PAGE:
Medgar Evers was a man who was not afraid to stand up for what he believed in. He believed that one-day blacks and whites would be able to associate with each other without racial interference. He would later die for what he believed and leave an example for all who was following in his path. The man believed to have shot him was tried three times and finally convicted in the third trial nearly thirty years after his death. Evers was seen as a martyr for all black to look up to.
As civil rights began to gain attention of the United States, blacks decided they needed to change their approach from court cases to a more nonviolent approach. On August 28, 1963, the movement reached its strongest points. They made a march at Washington D. C., and wanted to federal civil rights legislation to give them equal rights. This is where Martin Luther King gave his famous “I Have A Dream” speech. King believed that most whites were basically decent and when faced by love would allow injustice and brutality to continue. (Jordan) The nonviolent approach would prove to be a better approach for them in later times.
When blacks began charging their approach, they began preferring sit-ins. This all started at a public lunch counter at F. W. Woolsworth’s in Greensboro, North Carolina and began to spread to all public land counties across the south. As sit-ins became more common, they moved to other public places such as parks, movie theatres, swimming pools, libraries, lobbies, and many other segregated facilities. After several months of sit-ins, they began to become desegregated. Blacks also began a strong movement to get public schools desegregated as well. They finally succeeded with Ole Miss, when they accepted James Meredith into the school. President Kennedy also tried to help blacks by approaching the problem with caution. He did this by encouraging company with government contracts to hire black Americans.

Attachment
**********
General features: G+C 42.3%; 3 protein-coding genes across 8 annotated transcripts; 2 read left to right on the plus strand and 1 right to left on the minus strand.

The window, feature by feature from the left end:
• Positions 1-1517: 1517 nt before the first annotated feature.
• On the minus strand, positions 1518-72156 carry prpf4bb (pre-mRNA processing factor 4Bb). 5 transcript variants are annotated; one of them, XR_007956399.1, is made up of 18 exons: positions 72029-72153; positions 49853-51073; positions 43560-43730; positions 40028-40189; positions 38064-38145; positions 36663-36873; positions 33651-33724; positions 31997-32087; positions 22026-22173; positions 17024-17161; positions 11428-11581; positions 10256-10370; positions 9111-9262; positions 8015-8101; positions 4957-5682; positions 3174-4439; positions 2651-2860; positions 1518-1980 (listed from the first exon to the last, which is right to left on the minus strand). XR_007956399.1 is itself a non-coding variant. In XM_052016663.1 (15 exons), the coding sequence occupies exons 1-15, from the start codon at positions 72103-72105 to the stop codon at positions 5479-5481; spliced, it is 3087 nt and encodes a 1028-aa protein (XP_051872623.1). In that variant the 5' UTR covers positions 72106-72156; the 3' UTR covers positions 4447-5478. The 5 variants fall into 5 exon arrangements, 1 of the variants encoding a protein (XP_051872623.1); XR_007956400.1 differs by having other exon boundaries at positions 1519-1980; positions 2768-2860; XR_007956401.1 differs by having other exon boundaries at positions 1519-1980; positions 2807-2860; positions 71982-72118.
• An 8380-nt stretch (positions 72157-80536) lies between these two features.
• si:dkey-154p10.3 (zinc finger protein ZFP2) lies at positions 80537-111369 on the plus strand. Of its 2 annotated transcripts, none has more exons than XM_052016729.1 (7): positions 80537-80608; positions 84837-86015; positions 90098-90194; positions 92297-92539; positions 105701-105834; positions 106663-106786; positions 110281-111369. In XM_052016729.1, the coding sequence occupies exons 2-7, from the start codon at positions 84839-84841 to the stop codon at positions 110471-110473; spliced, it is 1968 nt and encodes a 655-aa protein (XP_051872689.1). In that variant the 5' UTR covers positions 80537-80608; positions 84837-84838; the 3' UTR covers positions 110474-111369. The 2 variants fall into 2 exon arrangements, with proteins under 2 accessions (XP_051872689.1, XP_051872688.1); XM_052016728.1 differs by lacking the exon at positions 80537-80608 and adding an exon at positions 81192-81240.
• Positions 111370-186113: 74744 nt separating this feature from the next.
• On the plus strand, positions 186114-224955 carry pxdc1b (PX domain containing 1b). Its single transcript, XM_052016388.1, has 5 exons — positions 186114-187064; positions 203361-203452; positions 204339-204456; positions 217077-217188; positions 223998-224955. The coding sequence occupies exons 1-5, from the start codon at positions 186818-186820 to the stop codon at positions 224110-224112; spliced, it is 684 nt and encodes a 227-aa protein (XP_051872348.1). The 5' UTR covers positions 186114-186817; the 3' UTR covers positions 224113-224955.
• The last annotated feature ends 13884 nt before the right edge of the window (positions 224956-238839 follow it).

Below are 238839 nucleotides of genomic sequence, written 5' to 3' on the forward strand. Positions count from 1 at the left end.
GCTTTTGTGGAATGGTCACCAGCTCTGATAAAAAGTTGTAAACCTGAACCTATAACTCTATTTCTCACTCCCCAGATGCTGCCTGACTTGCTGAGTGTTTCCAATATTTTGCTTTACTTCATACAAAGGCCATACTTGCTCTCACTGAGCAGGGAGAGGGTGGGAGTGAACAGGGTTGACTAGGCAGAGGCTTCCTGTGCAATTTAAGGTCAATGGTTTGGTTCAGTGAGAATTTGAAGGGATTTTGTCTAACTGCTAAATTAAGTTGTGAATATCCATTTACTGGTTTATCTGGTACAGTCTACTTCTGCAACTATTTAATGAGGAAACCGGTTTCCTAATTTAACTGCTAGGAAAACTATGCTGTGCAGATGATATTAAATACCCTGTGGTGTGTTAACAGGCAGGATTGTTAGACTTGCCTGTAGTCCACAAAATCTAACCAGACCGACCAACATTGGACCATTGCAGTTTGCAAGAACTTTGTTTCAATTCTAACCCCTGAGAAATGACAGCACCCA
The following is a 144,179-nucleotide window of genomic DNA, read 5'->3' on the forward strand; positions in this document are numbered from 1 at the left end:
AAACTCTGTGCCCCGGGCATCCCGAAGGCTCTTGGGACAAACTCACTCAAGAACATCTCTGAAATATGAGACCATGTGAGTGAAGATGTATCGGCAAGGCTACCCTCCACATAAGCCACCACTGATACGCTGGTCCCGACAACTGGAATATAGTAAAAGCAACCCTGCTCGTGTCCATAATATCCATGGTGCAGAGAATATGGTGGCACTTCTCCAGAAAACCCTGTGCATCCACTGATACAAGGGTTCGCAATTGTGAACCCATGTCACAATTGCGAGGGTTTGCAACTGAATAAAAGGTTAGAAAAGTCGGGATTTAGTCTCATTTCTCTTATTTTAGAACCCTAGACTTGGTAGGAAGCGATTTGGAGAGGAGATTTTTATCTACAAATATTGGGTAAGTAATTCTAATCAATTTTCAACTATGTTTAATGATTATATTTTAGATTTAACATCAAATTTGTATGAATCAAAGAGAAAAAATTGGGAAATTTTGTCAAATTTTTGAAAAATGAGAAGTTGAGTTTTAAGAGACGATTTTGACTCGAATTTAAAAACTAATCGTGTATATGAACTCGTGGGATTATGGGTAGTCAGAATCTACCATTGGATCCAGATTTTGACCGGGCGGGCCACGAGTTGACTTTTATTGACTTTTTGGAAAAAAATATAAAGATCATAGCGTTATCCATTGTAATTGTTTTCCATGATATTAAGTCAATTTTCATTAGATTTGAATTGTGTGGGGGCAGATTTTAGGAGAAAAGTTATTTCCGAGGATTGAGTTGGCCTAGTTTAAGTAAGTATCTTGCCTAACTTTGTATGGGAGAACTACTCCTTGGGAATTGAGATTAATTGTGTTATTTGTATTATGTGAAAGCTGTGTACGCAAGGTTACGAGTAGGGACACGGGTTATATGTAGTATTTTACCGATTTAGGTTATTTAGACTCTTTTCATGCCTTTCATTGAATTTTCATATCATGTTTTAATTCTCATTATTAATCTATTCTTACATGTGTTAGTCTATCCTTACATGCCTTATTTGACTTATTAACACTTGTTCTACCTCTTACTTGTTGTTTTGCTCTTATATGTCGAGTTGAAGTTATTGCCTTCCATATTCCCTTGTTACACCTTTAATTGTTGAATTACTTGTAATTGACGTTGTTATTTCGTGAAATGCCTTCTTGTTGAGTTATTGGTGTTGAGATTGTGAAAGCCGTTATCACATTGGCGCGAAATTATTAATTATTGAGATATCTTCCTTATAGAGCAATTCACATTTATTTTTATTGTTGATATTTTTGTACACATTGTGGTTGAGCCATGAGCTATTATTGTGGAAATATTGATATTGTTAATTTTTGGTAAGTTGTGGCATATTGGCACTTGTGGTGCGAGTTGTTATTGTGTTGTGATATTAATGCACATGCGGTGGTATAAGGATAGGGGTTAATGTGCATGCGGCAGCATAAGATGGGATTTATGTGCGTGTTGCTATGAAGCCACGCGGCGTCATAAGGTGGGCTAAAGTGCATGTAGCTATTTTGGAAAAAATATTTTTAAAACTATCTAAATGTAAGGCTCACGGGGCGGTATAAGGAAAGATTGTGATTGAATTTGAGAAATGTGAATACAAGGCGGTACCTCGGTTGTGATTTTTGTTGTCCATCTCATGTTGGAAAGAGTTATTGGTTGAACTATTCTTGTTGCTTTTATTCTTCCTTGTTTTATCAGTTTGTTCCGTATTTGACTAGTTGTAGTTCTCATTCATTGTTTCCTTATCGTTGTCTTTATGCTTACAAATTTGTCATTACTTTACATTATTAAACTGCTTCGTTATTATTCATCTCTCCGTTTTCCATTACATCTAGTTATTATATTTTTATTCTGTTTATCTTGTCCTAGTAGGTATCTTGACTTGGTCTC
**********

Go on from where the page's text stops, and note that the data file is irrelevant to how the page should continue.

On July 2, 1925 in Decatur, Ms, a black man by the name of Medgar Wiley Evers was born. Until he joined the Army in 1943, he attended school in Decatur. He served Normandy and to Alcorn to pursue his college education in which he majored in business administration. While there, he participated in many school...
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...egacy of Evers is everywhere present today. This peaceful man, who had constantly urged that violence is not the way ,but paid for his beliefs with his life, was a prominent voice of struggle for civil rights in Mississippi.” Many people, including his wife paid tribute to him into years past. His wife wrote a book called For Us, The Living, but the best is said to be, Mississippi, Black History Makers. Ten years after his death it was recorded that there had been one hundred and forty five black officials elected to office in Mississippi, and that there was a black student in each of the states private schools. In 1970, the Department of Health, Education, and welfare said that twenty-six percent of black people in the Mississippi public schools system with at least fifty percent white enrollment. In 1913, there were only twenty eight thousand blacks registered voters, and by 1971 there were two hundred and fifty thousand. Even in 1982, there were five hundred thousand. (JDP) Though the hard work and struggle of one man was ended with death, the changed be brought about are still evident today. This has only made Mississippi a better and more peaceful place to live for all races.
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